By David LaRocca for the Cornell Chronicle

The Association for Computational Linguistics (ACL) awarded its 2021 Distinguished Service Award to Lillian Lee, the Charles Roy Davis Professor in the departments of computer science and information science in the Ann S. Bowers College of Computing and Information Science, for her extended service to the Transactions of the ACL (TACL), which has become, along with Computational Linguistics, “one of the most influential publication venues in the field.” Lee was appointed Editor-in-Chief of TACL in 2013 and remained in that role until 2019.

At the 59 annual meeting of the ACL, Lee was celebrated as an accomplished and award-winning researcher in natural language processing, especially noted for her contributions to sentiment analysis, semantics, and the intersection of natural language processing (NLP) and social sciences.

Along with this latest prestigious honor, Lee is also a Fellow of the ACL, the Association for Computing Machinery (ACM), and the Association for the Advancement of Artificial Intelligence (AAAI). She received her undergraduate degree at Cornell in math and computer science (1993) and her Ph.D. in computer science at Harvard (1997). Immediately upon earning her doctorate, she joined the faculty of the computer science department at Cornell.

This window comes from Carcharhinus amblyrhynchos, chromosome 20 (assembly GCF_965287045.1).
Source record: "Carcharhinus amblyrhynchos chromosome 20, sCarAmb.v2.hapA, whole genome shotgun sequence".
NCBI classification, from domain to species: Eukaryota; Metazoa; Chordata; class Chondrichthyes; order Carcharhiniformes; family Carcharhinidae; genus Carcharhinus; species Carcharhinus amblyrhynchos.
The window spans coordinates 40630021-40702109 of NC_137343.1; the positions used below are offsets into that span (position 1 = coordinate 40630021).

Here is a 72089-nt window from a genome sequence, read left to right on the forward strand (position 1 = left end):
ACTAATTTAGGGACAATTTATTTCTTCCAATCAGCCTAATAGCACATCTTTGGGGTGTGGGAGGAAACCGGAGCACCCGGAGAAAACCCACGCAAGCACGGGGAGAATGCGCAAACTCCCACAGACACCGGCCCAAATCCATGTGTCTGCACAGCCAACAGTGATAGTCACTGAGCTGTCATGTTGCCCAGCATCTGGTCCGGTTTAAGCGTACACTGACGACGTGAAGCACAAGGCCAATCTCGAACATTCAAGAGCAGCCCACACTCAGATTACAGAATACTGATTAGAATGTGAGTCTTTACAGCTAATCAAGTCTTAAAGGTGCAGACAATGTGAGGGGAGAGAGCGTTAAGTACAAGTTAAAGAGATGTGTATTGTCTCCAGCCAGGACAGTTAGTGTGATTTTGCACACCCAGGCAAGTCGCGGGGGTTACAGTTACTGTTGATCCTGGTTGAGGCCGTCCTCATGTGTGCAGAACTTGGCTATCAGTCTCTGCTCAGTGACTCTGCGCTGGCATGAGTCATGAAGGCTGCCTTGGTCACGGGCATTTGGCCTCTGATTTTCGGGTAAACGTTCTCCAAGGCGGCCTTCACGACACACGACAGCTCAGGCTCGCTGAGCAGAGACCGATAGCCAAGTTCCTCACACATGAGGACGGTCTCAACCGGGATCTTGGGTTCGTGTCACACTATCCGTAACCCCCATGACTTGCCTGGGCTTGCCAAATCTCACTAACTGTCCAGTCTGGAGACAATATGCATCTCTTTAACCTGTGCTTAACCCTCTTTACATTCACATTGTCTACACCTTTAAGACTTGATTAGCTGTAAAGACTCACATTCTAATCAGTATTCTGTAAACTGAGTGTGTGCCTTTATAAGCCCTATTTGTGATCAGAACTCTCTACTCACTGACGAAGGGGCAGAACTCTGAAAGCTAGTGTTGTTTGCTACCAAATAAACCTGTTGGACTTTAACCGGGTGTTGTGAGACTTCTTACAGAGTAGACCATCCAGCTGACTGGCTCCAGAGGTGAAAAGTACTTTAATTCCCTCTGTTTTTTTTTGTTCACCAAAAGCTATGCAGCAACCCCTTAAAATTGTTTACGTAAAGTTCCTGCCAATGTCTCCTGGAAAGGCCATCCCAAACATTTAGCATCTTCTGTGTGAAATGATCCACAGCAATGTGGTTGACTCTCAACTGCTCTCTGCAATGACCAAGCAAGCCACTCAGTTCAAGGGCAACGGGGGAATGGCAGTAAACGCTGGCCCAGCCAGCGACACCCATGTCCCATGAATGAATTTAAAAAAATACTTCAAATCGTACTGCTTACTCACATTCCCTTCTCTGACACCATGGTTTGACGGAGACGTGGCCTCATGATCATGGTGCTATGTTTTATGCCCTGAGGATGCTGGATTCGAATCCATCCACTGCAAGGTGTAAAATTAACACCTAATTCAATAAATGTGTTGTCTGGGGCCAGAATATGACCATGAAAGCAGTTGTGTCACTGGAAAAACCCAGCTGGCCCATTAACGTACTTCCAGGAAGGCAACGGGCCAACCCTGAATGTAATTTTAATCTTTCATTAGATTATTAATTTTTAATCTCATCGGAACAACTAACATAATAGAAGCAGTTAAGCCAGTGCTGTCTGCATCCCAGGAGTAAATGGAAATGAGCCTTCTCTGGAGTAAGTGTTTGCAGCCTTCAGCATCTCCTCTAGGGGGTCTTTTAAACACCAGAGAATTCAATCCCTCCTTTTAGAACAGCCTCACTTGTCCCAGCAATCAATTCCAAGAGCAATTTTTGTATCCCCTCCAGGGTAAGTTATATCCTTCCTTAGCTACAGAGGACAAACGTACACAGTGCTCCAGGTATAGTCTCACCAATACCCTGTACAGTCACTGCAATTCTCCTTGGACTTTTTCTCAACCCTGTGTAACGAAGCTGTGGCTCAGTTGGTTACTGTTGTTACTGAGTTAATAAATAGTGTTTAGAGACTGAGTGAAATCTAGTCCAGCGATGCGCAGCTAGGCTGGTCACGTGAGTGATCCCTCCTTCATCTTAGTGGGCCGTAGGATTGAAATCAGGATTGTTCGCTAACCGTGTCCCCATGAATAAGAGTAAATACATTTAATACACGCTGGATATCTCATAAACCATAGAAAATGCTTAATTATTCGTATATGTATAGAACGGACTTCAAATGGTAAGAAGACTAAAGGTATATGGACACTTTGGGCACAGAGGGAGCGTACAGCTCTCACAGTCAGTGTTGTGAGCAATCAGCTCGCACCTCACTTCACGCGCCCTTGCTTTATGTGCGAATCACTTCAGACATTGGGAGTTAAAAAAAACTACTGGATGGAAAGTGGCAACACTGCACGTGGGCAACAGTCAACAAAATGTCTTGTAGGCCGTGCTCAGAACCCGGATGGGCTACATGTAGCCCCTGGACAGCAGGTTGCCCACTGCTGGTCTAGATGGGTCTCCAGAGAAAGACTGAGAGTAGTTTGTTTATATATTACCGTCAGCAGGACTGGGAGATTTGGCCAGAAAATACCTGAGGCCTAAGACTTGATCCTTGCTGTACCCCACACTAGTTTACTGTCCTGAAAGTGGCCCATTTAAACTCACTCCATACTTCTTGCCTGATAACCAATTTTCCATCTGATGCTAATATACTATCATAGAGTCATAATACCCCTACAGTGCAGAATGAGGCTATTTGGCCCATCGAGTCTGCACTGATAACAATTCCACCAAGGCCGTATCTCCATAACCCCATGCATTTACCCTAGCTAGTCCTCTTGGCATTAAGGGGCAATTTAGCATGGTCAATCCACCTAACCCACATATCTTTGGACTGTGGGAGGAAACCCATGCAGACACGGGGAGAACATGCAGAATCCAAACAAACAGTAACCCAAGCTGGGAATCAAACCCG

As noted by the awards committee, “her tireless work was essential to all aspects of TACL’s proper and successful functioning. She played a crucial role both in routine day-to-day tasks, as well as a leadership and strategic planning role in defining TACL policies and setting it up for continued future growth.” In the process, she “transformed the journal from its initial stages of development” into the “well-organized operation” it is today.

Lee presented remarks at the conference. She said receiving the award is a “huge honor.” With characteristic generosity, she devoted a lot of her time accepting the award to highlighting all of the people who assisted her during her years with the TACL, including Cindy Robinson, the TACL Steering Committee, fellow Editors-in-Chief, and her graduate students, among others.

Upon the completion of her celebrated six-year tenure as Editor-in-Chief of TACL, members of the ACL wiki shared praise, emphasizing that her “single-minded leadership and persistent hard work on behalf of the journal is, more than any other factor, responsible for its transition from an initial homespun proof-of-concept to an institution with the policies and procedures to permit relatively straightforward transitioning of editorship.”

Her colleagues noted that “no problem was too specific or too general for Lillian to work to solve—she wrote code and performed system administration tasks, drafted many of the journal’s explicit policies on topics large and small, and advocated for important initiatives to the ACL executive board,” even as she also managed the monthly submission process.